Because there are so many ways to present products, some say there is no limit to the products that can be presented in 3-D. “Virtually all tangible products can be captured in 3-D,” Luber says. For that reason, he argues the 3-D market is as big as every product for sale at a retail site. “How many 2-D digital images are there? How many SKUs are there?” he asks. “That’s how big the market is. It’s immense.”
How 3-D generated quick returns for gifts.com
The stunning success that gifts.com experienced when it deployed 3-D to sell a Mothers Day pendant is sure to grab the attention of the e-retailing industry. Using the tried-and-true direct marketing method of splitting a prospect list into A and B lists, gifts.com, a division of The Reader’s Digest Association Inc., proved to its satisfaction that the investment in 3-D and the story that went with the 3-D presentation was worth it.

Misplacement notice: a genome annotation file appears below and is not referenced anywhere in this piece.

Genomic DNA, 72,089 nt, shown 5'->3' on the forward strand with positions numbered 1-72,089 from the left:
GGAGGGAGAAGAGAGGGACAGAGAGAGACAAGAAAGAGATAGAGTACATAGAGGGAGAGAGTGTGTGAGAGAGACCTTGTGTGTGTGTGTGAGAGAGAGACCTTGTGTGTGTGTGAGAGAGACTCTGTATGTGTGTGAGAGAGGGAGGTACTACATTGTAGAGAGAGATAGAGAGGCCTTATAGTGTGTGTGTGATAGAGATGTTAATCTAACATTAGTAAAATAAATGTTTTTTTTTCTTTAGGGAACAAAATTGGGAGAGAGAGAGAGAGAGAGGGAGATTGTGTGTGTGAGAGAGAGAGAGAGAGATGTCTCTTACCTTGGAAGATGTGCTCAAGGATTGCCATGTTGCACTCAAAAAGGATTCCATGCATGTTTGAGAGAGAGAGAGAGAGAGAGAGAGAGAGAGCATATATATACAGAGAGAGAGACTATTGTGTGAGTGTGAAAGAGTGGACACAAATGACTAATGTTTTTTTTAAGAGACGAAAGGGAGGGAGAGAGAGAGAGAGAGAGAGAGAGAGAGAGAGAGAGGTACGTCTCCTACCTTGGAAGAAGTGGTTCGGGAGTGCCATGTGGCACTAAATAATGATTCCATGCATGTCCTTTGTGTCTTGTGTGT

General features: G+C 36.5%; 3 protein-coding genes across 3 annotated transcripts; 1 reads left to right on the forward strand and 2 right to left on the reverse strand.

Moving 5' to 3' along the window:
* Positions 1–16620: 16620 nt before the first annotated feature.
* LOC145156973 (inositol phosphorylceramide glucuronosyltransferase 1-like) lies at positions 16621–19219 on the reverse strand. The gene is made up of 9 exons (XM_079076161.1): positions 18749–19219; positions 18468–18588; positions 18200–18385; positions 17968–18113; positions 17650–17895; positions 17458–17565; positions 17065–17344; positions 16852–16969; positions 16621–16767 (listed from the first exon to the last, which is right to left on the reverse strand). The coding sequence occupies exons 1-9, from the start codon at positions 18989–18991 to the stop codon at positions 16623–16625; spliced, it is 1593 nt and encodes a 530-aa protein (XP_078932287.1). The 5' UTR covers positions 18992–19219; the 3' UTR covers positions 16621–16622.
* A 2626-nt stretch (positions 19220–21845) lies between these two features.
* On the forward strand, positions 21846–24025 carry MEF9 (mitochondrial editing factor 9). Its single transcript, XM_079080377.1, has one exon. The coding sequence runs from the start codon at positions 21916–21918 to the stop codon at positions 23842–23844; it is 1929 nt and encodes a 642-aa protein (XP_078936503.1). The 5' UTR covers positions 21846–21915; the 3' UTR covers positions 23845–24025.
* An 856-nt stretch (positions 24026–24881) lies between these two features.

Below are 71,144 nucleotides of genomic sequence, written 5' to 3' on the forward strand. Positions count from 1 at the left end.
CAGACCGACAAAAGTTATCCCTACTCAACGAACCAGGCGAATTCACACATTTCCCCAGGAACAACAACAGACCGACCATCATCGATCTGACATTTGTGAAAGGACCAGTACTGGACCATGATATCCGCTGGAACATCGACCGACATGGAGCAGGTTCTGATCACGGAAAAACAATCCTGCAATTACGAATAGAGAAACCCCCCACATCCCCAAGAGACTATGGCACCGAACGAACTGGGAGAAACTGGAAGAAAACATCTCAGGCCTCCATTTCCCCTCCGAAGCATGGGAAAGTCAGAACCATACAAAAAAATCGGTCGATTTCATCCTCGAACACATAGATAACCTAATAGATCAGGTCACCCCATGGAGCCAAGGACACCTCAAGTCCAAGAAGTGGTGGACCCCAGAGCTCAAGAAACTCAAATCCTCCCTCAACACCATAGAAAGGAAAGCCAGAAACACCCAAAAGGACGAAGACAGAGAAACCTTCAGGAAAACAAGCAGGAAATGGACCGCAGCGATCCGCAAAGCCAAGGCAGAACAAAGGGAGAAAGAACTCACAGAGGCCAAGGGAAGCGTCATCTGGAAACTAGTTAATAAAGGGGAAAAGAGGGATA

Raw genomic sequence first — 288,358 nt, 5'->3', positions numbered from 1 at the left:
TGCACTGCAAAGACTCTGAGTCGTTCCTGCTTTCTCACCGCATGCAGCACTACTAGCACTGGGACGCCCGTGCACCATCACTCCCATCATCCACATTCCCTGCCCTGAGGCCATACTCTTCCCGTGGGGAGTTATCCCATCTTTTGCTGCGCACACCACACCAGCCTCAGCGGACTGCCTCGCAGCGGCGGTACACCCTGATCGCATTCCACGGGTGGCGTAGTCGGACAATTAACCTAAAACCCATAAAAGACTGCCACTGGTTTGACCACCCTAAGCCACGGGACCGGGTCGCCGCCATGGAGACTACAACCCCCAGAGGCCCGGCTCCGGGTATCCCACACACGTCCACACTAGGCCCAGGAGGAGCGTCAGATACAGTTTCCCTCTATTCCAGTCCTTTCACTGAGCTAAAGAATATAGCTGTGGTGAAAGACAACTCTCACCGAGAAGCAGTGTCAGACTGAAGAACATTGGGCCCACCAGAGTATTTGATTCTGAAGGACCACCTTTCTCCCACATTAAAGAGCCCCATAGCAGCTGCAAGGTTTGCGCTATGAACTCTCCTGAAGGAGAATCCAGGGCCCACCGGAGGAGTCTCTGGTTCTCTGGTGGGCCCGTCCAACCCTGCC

Gifts.com promoted the Loving Family Pendant to customers with two different e-mail offers-one that included a link to the 3-D rendering with story and another that included a link to a 2-D representation. Customers who viewed the 3-D image were three times more likely to buy than customers who viewed the 2-D version. Gifts.com calculates it earned $2.77 on every $1 it invested in the Rich FX presentation. “We were hoping to get the results we did, but usually that doesn’t happen,” says Dan McManus, vice president of marketing and business development for gifts.com. “But in this case it worked.”